Talking Heads / "Once in a Lifetime"
These are the questions I ask myself every day.
By the time this track came out -- it was the lead-off track of Side 2 on 1980's Remain in Light LP -- the Talking Heads had evolved from the herky-jerky nerds I first saw a year earlier at the Mudd Club and Central Park. Yes, the lyrics were still cryptic and not a little weird; yes, the production values were still stripped-down. But a world-music polyphonic groove had been added to the mix, and David Byrne's half-strangulated vocals now floated over a quite serious groove.
What makes this a great track -- and it is a truly great track -- is how these brainy New Wavers captured the seismic generational shift going on. Byrne, in an almost robotic monotone, marvels "And you may find yourself behind the wheel of a large automobile / And you may find yourself in a beautiful house / With a beautiful wife." Yeah, for an earlier generation that was the dream, but for our generation that was so explicitly NOT the dream. And yet and yet and yet...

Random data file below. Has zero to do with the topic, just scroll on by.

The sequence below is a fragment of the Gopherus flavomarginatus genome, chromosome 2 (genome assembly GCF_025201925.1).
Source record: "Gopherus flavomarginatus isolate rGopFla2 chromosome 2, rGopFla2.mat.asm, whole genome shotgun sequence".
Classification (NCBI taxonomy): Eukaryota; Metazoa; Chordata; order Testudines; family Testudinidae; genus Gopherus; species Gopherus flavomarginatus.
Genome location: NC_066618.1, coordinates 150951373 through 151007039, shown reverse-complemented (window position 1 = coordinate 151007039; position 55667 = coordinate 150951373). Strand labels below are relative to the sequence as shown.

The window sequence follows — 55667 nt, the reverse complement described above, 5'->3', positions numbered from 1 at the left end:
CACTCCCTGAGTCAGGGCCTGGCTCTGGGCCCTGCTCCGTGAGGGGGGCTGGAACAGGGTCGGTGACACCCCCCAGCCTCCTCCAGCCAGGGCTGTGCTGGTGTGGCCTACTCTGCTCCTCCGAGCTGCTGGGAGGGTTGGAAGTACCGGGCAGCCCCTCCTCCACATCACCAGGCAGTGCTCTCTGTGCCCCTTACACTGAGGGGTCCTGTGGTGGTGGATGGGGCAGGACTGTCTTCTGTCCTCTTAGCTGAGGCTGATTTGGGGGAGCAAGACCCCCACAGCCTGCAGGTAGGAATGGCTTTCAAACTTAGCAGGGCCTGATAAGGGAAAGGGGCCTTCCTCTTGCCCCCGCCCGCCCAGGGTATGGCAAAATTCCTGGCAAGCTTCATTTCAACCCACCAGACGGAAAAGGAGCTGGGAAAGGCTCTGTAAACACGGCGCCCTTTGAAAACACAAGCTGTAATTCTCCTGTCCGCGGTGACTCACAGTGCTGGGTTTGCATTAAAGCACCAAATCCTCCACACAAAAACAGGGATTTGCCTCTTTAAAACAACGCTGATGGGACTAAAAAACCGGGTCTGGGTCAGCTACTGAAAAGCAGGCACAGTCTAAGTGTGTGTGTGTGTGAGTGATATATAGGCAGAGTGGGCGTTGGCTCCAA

"And you may ask yourself / Well...how did I get here?" HOW INDEED?
In contrast the choruses are legato, deeply grooved, and copasetic. He's "letting the days go by," with water flowing underground, erasing all contradictions. That sinuous rhythm ticks on, lifting everything, like the water dissolving whatever stands in its path. Overlapping motifs interweave, keeping it all blessedly fluid.
But questions and conflicts remain. In verse 2 he's still stressed out, questioning "How do I work this?" and denying the very existence of his supposed assets -- that beautiful house, that beautiful wife.
There we were, my generation, committed to doing things differently and yet now seduced by the trappings of material comfort. It wasn't a choice we could easily resolve, which is why the song rattles on and on, the water flowing underground. But in the long run, the line that hammers home is "Same as it ever was / Same as it ever was / Same as it ever was..." Because we baby boomers thought we'd changed the world, and yet -- did we?
And here were these art-school nerds, calling our bluff.